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 by Brittany K. Barnett, Founder & President of Girls Embracing Mothers

I remember the day I graduated with a master’s degree in accounting as clearly as the day it happened. I proudly walked across the stage, at twenty-two years old, ready to start the next chapter of my life, with a high-paying job waiting for me. But deep down, there was a gaping hole in my chest. 

Because for the first time in my life, my mother didn’t attend my graduation. 

She couldn’t.

While I walked the stage in my cap and gown, my mother was on a hard cot in a concrete prison cell, being referred to only as Inmate #1374671. 

My mother went to jail for the first time when I was in tenth grade. She was battling a severe drug addiction. Instead of being sent to prison, she needed treatment, rehabilitation. 

Women are the fastest-growing incarcerated population in the United States. It has increased more than 700% between 1980 and 2019, and in Texas, specifically, 81% of women in Texas prisons are mothers.

When I started Girls Embracing Mothers (GEM), I did it because I remember vividly what it was like losing my mother to the prison system. And how torn I felt at the situation. GEM is an organization whose mission is to change that. Our focus is to empower girls with mothers in prison to break the cycle of incarceration and lead successful lives with vision and purpose.


I knew from firsthand experience that the suffering of children with parents in prison is unspeakable, and the threat of lasting damage from that trauma – emotional, social, personal – is very real.  Through GEM, we create space for intergenerational healing for girls and their incarcerated mothers. 

Every month, GEM takes girls on the 4.5-hour drive from Dallas, TX to the women’s prisons in Gatesville, TX for an enhanced 4-hour visitation with their mothers. GEM offers “more than just a visit,” by facilitating workshops and discussions between mothers and daughters that are transparent and nurturing, revolving around critical life issues while building the mother-daughter bond.

Through our partnership with the Texas Department of Criminal Justice, GEM is allowed to bring supplies for creative arts therapy and food for the girls to further bond with their mothers over a shared meal. Our visits take place in an intimate classroom setting which provides an opportunity for them to have natural and nurturing interactions. 

Without GEM, many girls would be unable to see their mothers often—if at all.


No one emerges from the indignity of incarceration unscathed. My mother, sister, and I felt the deep devastation caused by incarceration. My mother suffered a drug addiction. Instead of treatment, she was punished. We punish addiction in this country, treating it as a moral flaw instead of an illness. Prison does not bring redemption, and it does not cure or treat addiction. That enormous victory belongs to my mother, not the system that tried to break her spirit. My mother got sober despite the suffering she endured in prison, not because of it.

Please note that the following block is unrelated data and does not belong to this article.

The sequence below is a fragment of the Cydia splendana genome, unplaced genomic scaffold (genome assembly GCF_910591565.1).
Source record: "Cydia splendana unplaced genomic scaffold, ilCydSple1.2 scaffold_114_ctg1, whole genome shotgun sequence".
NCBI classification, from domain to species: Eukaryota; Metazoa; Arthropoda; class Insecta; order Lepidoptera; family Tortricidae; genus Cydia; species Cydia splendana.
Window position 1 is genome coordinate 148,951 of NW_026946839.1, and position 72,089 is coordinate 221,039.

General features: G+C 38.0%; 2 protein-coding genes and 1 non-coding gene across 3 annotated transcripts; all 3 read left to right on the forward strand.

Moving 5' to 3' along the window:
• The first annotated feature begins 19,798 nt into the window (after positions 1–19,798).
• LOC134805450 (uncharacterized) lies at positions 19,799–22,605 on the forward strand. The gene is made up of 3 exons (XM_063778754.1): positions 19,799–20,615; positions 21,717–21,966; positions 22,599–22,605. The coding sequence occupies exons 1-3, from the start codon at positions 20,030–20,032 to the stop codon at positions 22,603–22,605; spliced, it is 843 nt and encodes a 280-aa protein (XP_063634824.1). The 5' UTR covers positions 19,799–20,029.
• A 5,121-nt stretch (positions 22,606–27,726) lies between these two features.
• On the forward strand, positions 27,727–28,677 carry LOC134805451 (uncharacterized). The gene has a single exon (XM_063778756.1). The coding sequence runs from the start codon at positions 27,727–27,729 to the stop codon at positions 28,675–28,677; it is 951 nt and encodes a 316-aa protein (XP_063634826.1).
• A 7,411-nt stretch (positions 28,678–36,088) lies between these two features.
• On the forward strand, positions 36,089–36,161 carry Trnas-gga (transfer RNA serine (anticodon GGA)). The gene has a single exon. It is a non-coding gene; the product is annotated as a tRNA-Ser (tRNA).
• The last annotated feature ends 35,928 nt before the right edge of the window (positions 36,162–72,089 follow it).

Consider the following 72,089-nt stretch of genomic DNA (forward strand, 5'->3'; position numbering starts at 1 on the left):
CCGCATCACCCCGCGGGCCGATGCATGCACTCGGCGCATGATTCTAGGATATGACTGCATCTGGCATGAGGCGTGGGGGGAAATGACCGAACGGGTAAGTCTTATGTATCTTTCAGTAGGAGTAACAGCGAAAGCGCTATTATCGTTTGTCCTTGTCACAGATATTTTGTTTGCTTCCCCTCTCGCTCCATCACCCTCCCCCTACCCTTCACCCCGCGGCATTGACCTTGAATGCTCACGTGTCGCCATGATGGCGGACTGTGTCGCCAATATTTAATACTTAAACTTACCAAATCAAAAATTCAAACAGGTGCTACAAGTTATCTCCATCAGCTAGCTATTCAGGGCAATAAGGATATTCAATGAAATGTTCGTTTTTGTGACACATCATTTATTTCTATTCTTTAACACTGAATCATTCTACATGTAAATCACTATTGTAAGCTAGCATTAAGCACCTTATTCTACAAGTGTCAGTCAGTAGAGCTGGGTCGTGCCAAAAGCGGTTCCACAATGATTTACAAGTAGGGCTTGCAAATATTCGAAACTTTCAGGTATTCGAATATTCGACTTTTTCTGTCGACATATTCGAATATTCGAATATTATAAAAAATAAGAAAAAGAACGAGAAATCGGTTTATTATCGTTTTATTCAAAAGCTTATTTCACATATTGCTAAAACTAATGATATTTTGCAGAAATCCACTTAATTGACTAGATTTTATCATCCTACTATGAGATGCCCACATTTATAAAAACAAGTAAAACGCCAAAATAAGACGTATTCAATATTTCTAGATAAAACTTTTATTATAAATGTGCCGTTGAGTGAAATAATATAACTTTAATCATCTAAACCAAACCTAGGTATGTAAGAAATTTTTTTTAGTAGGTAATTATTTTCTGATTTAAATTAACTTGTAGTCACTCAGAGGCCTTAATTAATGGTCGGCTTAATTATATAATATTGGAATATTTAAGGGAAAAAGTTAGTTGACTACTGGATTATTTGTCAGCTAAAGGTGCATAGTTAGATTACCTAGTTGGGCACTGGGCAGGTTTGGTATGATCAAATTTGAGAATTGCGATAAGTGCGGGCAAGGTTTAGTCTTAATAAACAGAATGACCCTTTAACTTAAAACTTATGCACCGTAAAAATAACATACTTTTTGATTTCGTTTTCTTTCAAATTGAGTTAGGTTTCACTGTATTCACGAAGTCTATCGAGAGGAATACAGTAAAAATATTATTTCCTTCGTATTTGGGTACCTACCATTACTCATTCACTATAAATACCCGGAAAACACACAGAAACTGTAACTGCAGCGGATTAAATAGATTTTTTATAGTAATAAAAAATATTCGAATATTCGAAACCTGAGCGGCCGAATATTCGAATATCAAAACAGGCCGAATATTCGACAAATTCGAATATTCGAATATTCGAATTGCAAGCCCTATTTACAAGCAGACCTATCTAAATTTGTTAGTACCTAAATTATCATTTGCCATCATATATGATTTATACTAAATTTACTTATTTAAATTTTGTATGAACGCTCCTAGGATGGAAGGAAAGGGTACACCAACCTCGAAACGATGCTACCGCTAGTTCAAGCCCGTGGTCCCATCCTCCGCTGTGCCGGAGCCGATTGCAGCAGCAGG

This country’s criminal justice system is flawed in its design and must be completely transformed. To transform the system, we must completely reimagine what justice looks like.

Growing up with an incarcerated parent is a traumatic event that can have lasting effects on a child’s health and wellbeing. By creating a social safety net where our systems and agencies respond to issues such as trauma and the need for healing, we help to ensure that future barriers to success are mitigated.

It is critical that girls and women directly impacted by maternal incarceration are empowered and at the center of any movement and work surrounding them. Public education and changing the narrative around incarceration is key to creating change. In order to build safer and healthier communities, we must ensure that all people are seen and their stories heard. We must shift the paradigm and change the narrative to emphasize the humanity of all people.

 Often their voices are missing from the conversation of transforming the justice system; their diverse stories and perspectives ignored. However, the human element is critical to driving impactful change.

Brittany K. Barnett is an attorney and entrepreneur. She has devoted her life to helping transform the criminal justice system. She is dedicated to empowering women and girls impacted by maternal incarceration. She has won freedom for numerous people unjustly sentenced –  including seven clients who received executive clemency from President Barack Obama. Brittany is founder of several nonprofits and social enterprises, including the Buried Alive Project and Girls Embracing Mothers. She is also the author of A Knock at Midnight: A Story of Hope, Justice, and Freedom.

Photo Credit: Girls Embracing Mothers